Assuming you have the goal of reaching black belt, your white belt is a good rank to set the tone for your journey. Carve out a routine training schedule and find a few key figures in your academy that can act as your mentors. Focus less on your promotion to the next rank and more on absorbing any knowledge you can, wherever you can.
To reach your blue belt you should have a fundamental understanding of the basics of Jiu Jitsu. You should be able to perform basic submissions like the arm bar, triangle, and kimura, and be able to impose positions like side control, mount, and back mount.
Much of your Jiu Jitsu will be piecemeal. You will learn to form connections and technique sequences later. If you think of it like grammar, the road to blue belt is a stage where you are rapidly learning vocabulary.
Tournaments are generally not a requirement for any belt, but they are a good metric for your skill if you become too accustomed to rolling with the same people. Try to do at least two tournaments to prepare yourself for blue belt.
Two major factors come into play to achieve your purple belt. First, is a more cerebral and methodical approach to your Jiu Jitsu. As you begin to represent a higher level of Jiu Jitsu, the clumsy and erratic nature of white belts, and even some blues, is no longer tolerable.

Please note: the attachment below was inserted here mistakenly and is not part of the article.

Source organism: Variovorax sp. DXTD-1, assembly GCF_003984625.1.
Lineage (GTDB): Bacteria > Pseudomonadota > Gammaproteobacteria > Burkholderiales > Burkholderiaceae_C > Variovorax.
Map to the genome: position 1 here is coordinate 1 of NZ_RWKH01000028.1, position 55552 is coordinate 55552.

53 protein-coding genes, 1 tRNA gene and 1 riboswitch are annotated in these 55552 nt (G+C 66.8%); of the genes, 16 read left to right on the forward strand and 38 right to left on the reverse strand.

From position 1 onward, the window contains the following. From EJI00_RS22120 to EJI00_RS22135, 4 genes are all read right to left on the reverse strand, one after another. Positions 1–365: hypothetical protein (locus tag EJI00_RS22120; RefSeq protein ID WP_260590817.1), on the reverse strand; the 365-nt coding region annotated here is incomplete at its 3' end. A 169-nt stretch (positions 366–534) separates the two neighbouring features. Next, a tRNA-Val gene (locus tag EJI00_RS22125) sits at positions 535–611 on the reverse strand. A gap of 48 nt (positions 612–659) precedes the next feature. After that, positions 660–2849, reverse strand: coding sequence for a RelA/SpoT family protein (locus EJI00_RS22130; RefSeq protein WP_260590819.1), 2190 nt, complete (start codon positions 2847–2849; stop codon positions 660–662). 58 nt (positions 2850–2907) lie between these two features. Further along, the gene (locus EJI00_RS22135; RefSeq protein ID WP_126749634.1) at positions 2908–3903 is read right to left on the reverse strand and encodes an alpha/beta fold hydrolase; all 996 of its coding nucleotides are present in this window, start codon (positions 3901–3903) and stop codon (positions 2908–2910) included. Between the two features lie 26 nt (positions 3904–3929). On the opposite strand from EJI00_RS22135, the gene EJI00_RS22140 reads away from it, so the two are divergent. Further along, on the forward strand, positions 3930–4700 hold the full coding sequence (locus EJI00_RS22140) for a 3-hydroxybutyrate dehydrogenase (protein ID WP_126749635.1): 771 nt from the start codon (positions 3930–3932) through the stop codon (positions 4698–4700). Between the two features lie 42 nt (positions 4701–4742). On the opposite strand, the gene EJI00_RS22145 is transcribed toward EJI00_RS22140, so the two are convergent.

You should start to piece together singular techniques to create gameplans that suit your style. Your signature style will start to become clear as you will likely have rolled for a few years at this point.
Second, a greater degree of athleticism will be important to step into the rank of purple. Even if competition is not a goal of yours, for many of your purple peers any roll will have an element of competition as they also seek to confirm their ranks. You may consider increasing your mat time or intensity to keep up with the competitive demand.
By now, you have likely proven to your coaches and your peers that you are serious about your Jiu Jitsu. There is no secret criteria to attain your brown. However, a special focus should be paid to your style of Jiu Jitsu.
Although you will probably have your own style of Jiu Jitsu figured out by now, you will have to start expanding your knowledge. You should be able to tap into different techniques and styles of Jiu Jitsu that can complement and enhance your game when your usual style is not working.
By the time you are nearing your black belt promotion, you will have an extremely comprehensive understanding of BJJ. You should have a wide array of techniques and sequences at your disposal, in addition to athleticism, a consistent training schedule, competition experience, and the ability to teach the techniques you’ve learned.
The greatest key to earning your blackbelt is to refine all these principles and more. Demonstrate to your coaches that you are not only a student, but an authority figure within the academy.